Wednesday, June 10, 2015

New Words and Images by Wayne H. W Wolfson

Red Pants
She said that she kept the extra words in her mouth in case of an emergency. Silence only loves the gate which creates it. Her hair smelled like wine and peaches. I just stood there trying to remember what it reminded me of. Too long of a lull in our conversation and she forgot that I was there. An itch on her forehead and she began sawing away with the nail of her pinky.
As we stood by Zola’s grave I noticed that she was now crying. It was not real though, his importance to her lay only in that the grave was an ideal prop to serve as a catalyst to the dramatic scene that she wanted so badly to act out. I wondered if it would look as suspect to someone who did not know her.
Her hand went into her pocketbook for a tissue. She momentarily froze. Calculations were being worked out in her head, which would offer her a better emotional payoff: to complete the scene as she usually did such things, with a musician’s sense of timing; or to purposely make it drag out too long so that I would lose my cool and we could have a fight?
Before she could finish working out the equation, a group of elderly couples, cameras in hand taking a tour happened by. Momentarily she was rendered inert as long ago Marthe had made a vow to herself not to play games in front of the elderly.  This was to prevent consciously having to dredge up the memory of the time that she had defeated herself in Marseilles.
Marthe had wanted to go shopping even though she knew that I had kidney gravel, my discomfort made worse by the heat. We kept walking by bars, I did not ask for permission to stop but in the spirit of compromise asked;
“This one all right?”

She would pull a face or pretend to be in deep thought as to not have heard me. Finally my discomfort reached a point that I could not wait any longer and so chose for us. By happenstance it had a nice view of the bay.
My first drink I put down fast. She assumed that I would slap some money down on the zinc and that we would leave. As the drink relaxed everything, I realized that I should have some water and one more, this time for pleasure’s sake. The motivations for my actions had nothing to do with her or our games. By way of protest she got no drink but sat on her stool sideways ignoring the view as to be able to bore her eyes into me.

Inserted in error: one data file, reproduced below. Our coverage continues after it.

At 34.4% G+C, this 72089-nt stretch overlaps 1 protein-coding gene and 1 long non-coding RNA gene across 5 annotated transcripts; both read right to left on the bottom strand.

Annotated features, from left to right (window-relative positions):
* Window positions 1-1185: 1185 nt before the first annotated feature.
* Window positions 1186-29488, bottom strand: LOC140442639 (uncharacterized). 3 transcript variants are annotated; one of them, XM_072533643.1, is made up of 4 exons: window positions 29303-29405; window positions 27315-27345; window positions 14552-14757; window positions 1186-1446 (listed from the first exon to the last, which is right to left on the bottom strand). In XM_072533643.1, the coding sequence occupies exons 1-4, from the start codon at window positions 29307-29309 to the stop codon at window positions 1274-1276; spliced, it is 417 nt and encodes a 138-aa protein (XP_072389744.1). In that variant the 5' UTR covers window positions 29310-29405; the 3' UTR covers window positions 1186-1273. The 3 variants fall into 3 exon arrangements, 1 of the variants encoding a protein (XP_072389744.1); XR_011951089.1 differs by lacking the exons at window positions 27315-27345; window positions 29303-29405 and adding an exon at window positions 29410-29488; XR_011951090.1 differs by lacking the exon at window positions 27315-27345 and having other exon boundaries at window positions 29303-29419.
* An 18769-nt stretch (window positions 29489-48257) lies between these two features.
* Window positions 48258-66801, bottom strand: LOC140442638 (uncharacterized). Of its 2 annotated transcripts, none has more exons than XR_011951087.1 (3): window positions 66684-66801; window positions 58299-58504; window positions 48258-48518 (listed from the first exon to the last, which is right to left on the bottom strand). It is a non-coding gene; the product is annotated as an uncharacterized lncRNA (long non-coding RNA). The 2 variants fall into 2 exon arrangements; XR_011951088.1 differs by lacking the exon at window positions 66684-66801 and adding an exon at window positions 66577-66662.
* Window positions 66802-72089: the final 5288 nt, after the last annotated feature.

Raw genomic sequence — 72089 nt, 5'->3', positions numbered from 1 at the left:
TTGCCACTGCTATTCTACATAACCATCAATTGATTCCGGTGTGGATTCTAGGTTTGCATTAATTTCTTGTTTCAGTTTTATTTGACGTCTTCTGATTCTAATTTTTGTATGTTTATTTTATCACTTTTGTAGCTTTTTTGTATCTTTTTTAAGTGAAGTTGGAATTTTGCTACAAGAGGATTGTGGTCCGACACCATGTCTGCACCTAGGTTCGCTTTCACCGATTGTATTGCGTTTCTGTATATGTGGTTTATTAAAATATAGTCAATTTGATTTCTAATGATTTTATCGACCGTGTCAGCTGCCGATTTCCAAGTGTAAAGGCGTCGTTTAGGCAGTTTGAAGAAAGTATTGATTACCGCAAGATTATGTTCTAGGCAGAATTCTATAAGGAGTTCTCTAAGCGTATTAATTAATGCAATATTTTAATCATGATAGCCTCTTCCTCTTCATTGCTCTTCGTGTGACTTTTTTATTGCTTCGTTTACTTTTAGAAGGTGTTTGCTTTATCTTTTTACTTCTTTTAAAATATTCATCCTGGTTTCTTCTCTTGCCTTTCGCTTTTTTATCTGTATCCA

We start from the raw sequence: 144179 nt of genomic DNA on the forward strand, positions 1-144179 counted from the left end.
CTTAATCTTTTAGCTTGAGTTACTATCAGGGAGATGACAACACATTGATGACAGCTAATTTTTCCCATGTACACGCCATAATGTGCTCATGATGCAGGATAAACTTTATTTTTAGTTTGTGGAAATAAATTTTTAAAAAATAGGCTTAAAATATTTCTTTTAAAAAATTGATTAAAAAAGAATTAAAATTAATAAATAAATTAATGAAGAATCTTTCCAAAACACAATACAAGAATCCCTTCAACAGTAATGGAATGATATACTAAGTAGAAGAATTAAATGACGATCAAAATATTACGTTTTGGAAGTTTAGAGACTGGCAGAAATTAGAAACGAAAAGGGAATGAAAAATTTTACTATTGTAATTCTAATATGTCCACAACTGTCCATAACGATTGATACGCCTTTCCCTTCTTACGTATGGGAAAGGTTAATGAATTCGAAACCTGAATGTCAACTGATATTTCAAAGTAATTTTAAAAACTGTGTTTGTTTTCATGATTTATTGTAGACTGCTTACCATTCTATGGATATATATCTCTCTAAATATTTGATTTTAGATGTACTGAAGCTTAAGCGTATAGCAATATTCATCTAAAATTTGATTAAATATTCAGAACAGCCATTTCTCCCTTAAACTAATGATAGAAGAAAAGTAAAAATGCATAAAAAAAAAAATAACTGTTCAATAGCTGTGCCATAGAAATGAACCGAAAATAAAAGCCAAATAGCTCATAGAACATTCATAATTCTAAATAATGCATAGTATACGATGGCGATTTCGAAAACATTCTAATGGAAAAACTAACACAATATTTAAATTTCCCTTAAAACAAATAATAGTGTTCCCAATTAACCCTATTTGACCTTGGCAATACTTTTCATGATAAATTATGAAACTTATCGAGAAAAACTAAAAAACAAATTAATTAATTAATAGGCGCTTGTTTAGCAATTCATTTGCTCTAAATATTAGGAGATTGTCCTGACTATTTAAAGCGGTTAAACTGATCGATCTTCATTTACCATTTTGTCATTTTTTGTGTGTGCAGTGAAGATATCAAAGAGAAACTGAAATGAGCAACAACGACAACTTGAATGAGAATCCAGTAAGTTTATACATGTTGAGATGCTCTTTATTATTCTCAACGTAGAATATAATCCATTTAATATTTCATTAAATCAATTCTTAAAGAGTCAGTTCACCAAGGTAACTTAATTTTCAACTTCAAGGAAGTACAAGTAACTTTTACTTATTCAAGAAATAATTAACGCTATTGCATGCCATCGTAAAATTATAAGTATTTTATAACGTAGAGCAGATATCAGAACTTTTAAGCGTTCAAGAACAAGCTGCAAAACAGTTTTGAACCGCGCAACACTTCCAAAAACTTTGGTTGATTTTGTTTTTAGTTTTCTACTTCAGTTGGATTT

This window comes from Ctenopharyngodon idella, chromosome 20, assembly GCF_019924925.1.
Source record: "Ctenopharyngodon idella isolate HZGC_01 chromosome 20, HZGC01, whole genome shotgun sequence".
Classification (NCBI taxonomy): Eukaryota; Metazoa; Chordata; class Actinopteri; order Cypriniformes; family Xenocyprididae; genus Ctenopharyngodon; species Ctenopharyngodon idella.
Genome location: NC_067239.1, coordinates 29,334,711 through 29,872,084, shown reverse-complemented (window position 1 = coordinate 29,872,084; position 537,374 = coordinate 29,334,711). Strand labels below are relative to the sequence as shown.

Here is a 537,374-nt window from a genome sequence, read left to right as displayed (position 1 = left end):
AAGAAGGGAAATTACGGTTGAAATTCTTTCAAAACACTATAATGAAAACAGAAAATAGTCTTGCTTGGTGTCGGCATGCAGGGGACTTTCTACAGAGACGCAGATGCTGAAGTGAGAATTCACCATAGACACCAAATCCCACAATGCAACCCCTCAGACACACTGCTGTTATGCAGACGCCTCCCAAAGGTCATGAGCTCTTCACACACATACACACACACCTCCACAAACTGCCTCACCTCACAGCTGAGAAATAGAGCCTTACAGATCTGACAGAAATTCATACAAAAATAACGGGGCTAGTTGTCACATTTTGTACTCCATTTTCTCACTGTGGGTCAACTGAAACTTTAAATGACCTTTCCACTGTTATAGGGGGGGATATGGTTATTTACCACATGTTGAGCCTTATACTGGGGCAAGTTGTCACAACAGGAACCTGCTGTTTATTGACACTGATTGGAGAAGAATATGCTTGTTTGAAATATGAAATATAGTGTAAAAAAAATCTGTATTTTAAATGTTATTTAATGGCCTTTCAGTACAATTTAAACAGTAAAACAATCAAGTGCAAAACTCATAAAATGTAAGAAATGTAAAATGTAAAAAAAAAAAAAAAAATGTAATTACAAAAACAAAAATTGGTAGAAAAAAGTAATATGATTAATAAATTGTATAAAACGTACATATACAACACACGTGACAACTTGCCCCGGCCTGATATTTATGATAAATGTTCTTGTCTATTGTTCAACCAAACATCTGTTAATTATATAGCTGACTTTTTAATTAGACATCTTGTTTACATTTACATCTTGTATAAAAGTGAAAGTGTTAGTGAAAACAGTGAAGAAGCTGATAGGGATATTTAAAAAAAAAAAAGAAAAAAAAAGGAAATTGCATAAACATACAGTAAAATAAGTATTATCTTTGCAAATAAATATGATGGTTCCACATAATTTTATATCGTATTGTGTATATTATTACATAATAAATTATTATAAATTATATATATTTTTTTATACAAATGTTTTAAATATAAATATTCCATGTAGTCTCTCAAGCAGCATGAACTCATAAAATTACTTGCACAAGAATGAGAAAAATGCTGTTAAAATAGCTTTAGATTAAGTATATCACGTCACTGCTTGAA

Finally I told her that if she wanted to, then she could go on without me. Somehow this caught her by surprise. She took to the street, the look on her face being mistaken by an older man eating bouillabaisse al fresco across the street as some kind of hurt. He called her over and insisted that she have a vermouth, telling him what was the matter. How could anything be so terrible for a pretty girl in a place with beautiful weather and good food?
By the time she was being handed a menu I had left, heading back to the hotel. To the old man, as they sat there talking, he had worked his magic. See, he thought to himself, she was smiling again, such a lovely smile.
Marthe chuckled to herself as she had finished figuring out how long to spend at the table to make me jealous or if I had not seen her, a little worried. It was right around this time that under the table the old man was putting well practiced fingers on her bare thigh.
Back at the hotel, I was giving the concierge an envelope with her name on it in which there was enough money for a cattle class seat on the train back to Paris and her passport, everything bound together by a faded red elastic I had found on the nightstand.
I made my way back to the city alone, letting scenes outside my window lull me to sleep. Of course we made up but she now spent most of her time stateside. Obviously practicing on who knew, as her techniques were now more varied. Even with the confidence of an increased skill set still, old men were now an omen of bad luck for her.
“Shall we go get a drink?” she asked me. Taking her hand, as we walked away;
“He is not actually buried there any longer you know.”

- Wayne H. W Wolfson 2015

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